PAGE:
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George Soros biography: What is his investment style?

4 min. reading
George Soros / 10 July, 2021

Edgar Mondragón Tenorio Journalist

“It doesn’t matter at all whether you are right or wrong. What does matter is how much money you make when you are right and how much you lose when you are wrong.”

George Soros

From East to West

George Soros is a name that undoubtedly resonates in every part of the world. His fame transcends from Southeast Asia to North America, and he is cited, both in financial literature as a great strategist, as well as in the more eccentric conspiracy theories.

Survivors of the Nazi occupation in his native Hungary, and the anti-Semitism that prevailed even after the war, Soros and his family managed to flee to Switzerland in 1946, and he would later emigrate to England a year later to study at the prestigious London School of Economics, where he would study economics and philosophy.

Graduating in 1952, Soros held various small jobs, from waiter to souvenir seller. In 1954, the first opportunity to enter the financial world presented itself when he started working at Singer & Friedlander Bank. Soros started as a low-profile employee but worked his way up to the arbitrage department.

Soros’ talent did not go unnoticed and, on the recommendation of a co-worker, he applied to join the F.M. Mayer firm in the United States, which was successful, and he made the big jump to New York in 1956.

His time on Wall Street

Once settled in his new job at F.M. Mayer, Soros quickly advanced in the same line he knew, arbitrage, but also began to specialize in European stocks involved in the creation of the Coal and Steel Community, in view of the old continent’s booming economic recovery.

Three years later, Soros would move again to Wertheim & Co. where he would remain as an analyst of European stocks, but also spend time developing his Theory of Market Reflexivity to explain the reasons behind the abrupt price fluctuations in the stock market.

In 1963, the firm Arnhold and S. Bleichroeder hired Soros as vice-president, although just at a time when new tax laws made it unfeasible to continue with the European stock business.

But even in this scenario, he demonstrated his ability and fortitude to the extent that, in 1966, this firm entrusted him with $100,000 to start a fund where he could freely experiment with his strategies.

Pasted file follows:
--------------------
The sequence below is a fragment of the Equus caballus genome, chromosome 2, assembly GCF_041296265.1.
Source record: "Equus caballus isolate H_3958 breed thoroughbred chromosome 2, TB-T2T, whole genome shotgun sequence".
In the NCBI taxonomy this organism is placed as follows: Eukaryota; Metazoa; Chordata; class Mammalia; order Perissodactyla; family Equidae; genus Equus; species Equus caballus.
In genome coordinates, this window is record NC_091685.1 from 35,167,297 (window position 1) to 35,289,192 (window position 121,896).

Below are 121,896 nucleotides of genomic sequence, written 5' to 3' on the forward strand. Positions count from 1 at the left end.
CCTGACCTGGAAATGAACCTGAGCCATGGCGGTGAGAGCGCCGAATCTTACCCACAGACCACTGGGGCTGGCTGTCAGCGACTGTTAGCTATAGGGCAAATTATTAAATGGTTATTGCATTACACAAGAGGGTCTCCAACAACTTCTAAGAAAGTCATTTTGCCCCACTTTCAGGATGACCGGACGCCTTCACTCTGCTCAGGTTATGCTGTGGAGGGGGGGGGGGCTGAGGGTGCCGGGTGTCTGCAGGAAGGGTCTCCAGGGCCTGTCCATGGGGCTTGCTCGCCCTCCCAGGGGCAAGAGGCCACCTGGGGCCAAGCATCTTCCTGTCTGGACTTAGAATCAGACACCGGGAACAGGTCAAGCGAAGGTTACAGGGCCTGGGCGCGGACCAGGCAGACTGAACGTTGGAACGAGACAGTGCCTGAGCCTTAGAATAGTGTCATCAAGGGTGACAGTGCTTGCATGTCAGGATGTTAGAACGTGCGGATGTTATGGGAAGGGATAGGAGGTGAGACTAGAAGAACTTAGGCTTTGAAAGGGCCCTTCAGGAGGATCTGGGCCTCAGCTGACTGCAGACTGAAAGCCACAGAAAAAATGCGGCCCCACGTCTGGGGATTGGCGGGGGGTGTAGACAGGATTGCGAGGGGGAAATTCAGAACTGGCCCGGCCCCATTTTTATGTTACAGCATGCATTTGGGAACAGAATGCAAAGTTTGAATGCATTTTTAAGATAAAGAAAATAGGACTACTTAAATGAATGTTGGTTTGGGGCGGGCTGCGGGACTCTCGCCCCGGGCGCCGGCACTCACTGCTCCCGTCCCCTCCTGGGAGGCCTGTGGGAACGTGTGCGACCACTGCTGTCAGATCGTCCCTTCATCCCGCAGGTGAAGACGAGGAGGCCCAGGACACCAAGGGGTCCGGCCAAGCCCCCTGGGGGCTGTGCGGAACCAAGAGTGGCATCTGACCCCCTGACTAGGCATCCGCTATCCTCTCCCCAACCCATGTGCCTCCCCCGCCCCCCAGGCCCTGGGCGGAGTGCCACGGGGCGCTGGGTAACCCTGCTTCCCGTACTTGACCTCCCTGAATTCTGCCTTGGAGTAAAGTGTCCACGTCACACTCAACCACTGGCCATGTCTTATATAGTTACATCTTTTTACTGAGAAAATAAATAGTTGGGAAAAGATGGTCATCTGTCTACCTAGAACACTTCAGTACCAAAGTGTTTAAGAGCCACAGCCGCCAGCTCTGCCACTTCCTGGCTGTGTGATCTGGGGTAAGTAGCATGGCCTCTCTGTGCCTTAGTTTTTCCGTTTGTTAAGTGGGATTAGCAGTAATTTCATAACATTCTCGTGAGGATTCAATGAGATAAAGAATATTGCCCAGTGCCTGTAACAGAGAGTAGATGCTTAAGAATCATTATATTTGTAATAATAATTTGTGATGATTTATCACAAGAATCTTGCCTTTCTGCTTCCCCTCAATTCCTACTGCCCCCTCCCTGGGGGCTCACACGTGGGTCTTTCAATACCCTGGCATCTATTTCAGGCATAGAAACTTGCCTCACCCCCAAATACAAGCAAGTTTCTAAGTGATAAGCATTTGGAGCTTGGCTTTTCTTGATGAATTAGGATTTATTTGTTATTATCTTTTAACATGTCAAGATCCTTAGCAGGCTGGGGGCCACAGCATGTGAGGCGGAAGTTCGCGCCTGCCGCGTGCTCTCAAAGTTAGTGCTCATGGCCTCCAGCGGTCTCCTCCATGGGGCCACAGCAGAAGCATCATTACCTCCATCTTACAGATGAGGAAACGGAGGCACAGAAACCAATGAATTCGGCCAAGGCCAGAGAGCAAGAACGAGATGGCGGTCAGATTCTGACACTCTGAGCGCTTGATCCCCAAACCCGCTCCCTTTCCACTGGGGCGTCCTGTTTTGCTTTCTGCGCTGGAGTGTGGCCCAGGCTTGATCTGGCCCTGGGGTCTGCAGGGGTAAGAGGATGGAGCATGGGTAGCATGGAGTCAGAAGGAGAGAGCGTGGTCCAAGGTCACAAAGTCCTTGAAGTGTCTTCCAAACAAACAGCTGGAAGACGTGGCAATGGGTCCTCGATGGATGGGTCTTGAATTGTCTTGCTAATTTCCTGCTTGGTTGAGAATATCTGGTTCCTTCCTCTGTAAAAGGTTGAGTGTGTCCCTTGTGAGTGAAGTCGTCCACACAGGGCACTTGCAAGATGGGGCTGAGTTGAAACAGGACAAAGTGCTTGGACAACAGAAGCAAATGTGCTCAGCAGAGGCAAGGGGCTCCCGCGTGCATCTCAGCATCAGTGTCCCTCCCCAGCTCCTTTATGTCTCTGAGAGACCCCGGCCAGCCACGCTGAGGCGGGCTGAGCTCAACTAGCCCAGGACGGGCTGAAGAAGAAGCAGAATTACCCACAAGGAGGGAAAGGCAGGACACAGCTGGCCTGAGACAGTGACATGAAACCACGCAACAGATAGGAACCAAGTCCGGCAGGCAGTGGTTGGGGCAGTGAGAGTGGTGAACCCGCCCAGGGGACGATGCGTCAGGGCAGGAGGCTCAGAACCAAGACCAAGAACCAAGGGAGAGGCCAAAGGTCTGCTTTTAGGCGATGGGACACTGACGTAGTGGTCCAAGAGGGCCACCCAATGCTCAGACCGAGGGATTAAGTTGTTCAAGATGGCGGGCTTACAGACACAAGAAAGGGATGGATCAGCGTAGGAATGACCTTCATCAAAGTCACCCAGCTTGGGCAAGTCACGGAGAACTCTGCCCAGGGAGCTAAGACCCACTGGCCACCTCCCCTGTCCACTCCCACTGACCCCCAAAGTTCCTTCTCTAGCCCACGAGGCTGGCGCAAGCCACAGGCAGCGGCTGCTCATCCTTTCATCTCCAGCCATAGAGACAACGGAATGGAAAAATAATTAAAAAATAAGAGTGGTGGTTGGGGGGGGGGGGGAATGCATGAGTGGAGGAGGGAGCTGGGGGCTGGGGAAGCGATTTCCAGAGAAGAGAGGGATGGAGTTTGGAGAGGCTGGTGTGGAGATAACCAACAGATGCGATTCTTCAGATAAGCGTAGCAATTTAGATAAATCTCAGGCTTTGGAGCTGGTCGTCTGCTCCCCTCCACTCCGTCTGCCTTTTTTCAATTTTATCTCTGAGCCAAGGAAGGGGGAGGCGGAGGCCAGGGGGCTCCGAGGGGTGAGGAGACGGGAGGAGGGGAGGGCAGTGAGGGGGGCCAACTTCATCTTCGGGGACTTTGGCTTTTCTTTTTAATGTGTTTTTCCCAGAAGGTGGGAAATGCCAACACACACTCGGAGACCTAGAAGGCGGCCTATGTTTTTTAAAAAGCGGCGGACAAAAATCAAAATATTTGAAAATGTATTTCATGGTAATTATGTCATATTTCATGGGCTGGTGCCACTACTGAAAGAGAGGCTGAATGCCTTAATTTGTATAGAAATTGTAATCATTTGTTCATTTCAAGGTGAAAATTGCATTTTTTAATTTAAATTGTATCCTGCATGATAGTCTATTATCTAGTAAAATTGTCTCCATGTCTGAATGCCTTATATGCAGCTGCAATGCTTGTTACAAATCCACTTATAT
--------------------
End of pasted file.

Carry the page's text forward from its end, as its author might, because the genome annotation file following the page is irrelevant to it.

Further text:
Quantum and “Black Tuesday”

Soros’ hedge fund, Double Eagle, started with an initial capital of $4,000,000, but was still part of the Arnhold and S. Bleichroeder firm.

The difference was that this time, Soros and his partner, Jim Rogers, had a stake of their own capital, from which they collected both their returns and a percentage of the fund’s overall profits each year.

The profits from this participation were enough for Soros to establish his own management company, Soros Fund Management, in 1970, whose first hedge fund, Quantum Fund, would become the tool with which he would go down in history a couple of decades later.

In 1992, faced with an unfavorable scenario for the United Kingdom regarding its incorporation into the European Exchange Rate Mechanism, precisely, with a high exchange rate against the German mark and the imminent change in German rates, Soros decided to buy short positions against the pound sterling.

From the night of September 15 to the morning of Wednesday, September 16 of the same year, through his Quantum fund, he sold $10 billion dollars in sterling, causing the worst devaluation in British history. With this move, Soros made a profit of close to one billion dollars in a single day.

The figure of Soros

Although he was not the only speculator to bet against the pound sterling on that “Black Wednesday”, he was the most notable, both in terms of the profits obtained and Soros’ own fame.

In fact, while the sterling debacle was occurring, he was in Europe, advocating for the liberation of the Eastern countries from the then Soviet Union, an issue in which he was heavily involved because of his Hungarian roots.

In addition, he is also known for his active philanthropy, in total, he has donated almost half of his fortune, valued at $25 billion dollars, to various social causes, such as funding scholarships at many universities around the world. He has also voiced and financially supported controversial issues such as “the right to die”.

The name of George Soros is already an emblem and legend in the world of finance, and like any iconic character he has followers and detractors. Regarding “Black Wednesday”, there are those who call him dastardly and ambitious, and there are those who say that he only took the opportunity he saw.

Whatever the impression that the figure of George Soros provokes in each person, he is undoubtedly already a landmark of Wall Street and the financial world in general.

 

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